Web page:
The Parfenkov trial may be a sign to what remains of the country’s independent civil society that any anti-government actions will be crushed.
David L. Stern
MINSK, Belarus — What to do with a problem like Alexander Lukashenko, the president of Belarus?
Western governments have imposed extensive sanctions against the former Soviet republic, including a travel ban against Lukashenko himself, but to no avail. The Belarusian leader shows no signs of relaxing a draconian suppression of the country’s political opposition.
The clampdown swept into force after thousands of anti-government protestors massed in the capital Minsk on the evening of Dec. 19 presidential elections. Lukashenko was declared victor with nearly 80 percent of the vote; the opposition claimed the contest had been grossly falsified. Some protesters tried to storm the main government building. Police violently dispersed the crowd and hundreds were detained in the subsequent clean-up action. Belarus authorities also harassed many political activists; many fled the country.
Now court cases have begun for more than 40 opposition leaders and activists who allegedly took a leading role in the protests.
Vasily Parfenkov, a 27-year-old campaign worker for the opposition candidate Vladimir Neklyaev, was the first to stand trial, on Feb. 17.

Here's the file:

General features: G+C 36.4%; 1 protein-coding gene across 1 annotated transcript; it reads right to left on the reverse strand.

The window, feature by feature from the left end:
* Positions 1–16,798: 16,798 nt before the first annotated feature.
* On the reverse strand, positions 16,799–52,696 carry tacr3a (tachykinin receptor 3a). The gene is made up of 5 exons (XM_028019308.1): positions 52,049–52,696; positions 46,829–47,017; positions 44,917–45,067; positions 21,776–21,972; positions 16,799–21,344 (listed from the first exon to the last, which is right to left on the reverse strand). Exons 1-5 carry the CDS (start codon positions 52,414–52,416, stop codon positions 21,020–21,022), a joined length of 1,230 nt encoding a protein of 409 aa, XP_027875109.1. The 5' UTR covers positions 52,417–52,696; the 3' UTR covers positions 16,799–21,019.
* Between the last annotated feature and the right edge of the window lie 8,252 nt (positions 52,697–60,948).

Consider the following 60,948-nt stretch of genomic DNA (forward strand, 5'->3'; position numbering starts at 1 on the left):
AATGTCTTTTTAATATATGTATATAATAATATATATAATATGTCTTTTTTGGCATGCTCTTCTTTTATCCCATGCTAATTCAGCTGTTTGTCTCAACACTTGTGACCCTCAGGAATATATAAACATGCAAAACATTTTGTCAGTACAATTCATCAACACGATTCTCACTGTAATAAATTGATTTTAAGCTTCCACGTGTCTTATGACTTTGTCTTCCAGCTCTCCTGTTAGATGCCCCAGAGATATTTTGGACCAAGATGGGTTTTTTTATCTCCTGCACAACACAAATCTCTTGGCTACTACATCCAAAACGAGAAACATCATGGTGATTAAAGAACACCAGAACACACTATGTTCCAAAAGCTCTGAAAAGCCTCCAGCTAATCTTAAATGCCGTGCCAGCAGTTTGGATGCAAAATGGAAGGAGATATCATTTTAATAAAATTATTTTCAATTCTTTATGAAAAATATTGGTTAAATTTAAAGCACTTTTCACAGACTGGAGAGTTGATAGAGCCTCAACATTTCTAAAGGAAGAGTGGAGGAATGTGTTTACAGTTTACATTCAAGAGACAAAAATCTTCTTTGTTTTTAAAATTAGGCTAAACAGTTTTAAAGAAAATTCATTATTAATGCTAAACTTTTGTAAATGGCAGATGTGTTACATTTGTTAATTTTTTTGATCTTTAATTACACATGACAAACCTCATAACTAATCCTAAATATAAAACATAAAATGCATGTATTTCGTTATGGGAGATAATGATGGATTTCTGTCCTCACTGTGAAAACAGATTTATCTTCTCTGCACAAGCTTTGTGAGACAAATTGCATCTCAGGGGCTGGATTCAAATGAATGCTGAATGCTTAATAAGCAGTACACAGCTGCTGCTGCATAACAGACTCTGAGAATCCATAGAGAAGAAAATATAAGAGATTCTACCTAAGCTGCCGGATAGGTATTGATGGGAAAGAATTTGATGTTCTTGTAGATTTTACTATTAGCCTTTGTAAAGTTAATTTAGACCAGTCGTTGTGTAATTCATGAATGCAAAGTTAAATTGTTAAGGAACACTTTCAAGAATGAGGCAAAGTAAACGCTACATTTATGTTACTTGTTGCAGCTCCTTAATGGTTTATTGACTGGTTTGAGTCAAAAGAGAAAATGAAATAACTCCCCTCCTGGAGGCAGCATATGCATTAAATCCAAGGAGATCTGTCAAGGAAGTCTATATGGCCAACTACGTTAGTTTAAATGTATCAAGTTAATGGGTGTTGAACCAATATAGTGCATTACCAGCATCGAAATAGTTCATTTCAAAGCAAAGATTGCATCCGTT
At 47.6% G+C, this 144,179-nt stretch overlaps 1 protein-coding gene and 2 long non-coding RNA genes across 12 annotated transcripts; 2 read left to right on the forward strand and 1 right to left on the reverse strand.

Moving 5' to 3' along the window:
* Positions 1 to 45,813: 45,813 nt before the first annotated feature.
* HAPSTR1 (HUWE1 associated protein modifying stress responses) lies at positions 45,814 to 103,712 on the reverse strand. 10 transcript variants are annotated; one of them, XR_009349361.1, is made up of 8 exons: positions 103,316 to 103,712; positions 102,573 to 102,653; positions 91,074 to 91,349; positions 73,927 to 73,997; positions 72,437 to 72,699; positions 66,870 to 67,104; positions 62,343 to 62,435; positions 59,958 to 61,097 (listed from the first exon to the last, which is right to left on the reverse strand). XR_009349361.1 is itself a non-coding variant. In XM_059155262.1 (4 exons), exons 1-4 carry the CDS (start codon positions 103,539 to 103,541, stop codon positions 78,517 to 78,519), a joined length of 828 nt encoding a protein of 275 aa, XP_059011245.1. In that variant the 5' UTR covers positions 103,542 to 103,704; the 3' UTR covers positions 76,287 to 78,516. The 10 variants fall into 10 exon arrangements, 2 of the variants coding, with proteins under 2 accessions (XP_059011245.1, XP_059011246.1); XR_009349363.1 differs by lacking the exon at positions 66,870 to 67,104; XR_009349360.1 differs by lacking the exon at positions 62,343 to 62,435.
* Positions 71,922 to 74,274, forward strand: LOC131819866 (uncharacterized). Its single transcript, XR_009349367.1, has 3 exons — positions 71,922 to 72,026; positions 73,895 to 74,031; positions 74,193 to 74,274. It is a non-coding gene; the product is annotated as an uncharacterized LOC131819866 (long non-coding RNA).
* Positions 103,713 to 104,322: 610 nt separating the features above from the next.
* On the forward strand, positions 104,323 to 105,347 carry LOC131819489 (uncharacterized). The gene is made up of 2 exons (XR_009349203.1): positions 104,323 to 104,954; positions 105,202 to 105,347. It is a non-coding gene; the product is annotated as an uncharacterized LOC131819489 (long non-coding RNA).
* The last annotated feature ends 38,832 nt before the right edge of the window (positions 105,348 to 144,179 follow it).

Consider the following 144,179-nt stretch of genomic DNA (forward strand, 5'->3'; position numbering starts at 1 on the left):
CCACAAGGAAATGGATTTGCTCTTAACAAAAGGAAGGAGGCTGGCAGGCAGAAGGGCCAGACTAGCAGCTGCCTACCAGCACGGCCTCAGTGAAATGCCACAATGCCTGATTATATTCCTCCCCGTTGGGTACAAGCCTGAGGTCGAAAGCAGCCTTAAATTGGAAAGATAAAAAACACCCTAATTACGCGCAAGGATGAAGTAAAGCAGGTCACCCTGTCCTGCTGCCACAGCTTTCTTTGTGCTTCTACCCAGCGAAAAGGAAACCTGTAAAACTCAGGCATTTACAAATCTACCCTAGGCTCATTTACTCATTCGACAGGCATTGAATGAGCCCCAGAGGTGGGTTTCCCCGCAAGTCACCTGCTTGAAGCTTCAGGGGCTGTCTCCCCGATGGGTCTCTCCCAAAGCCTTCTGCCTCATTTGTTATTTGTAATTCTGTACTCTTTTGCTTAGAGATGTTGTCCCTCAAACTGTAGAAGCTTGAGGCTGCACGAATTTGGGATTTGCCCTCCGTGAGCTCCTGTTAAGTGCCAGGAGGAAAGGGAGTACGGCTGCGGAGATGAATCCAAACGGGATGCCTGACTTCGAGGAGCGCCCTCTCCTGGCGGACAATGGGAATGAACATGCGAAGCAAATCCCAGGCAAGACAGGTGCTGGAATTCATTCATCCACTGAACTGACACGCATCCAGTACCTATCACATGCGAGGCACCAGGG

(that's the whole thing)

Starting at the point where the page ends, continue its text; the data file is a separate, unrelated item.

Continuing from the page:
In a third-floor room in Minsk’s Frunzensky district courthouse, where potted plants on the windowsill spruce up an otherwise grim, institutional setting, Parfenkov admitted that he participated in the protests, but denied that he tried to storm the main government building. As per post-Soviet practice, he sat for the duration of the trial in a cage in the middle of the room, listening intently to the testimony, but occasionally holding his crew-cut head in his hands, shoulders hunched.
The evidence against him was sketchy at best. Video footage taken by the country’s security services appeared to show him at the front of the crowd at the building, punching and kicking the wooden barriers blocking the entrance. But it did not show him shattering the building’s glass doors or engaging in any overtly dangerous behavior.
Justice, so to speak, was swift. After only a few hours of testimony, Parfenkov was sentenced to four years in a maximum security prison for “participating in mass disorders” and additionally fined some $5,000 for damage to the doors. (The state prosecution had asked for a six-year sentence.) His lawyer said that he would appeal the decision.
Parfenkov was only a small cog in the opposition’s political apparatus. Before the elections he collected signatures to register his candidate, and then handed out flyers. Aside from the campaign work he was unemployed, drifting from job to job. His last instance of employment was as a construction worker in Russia. He also served 11 months of a previous jail sentence.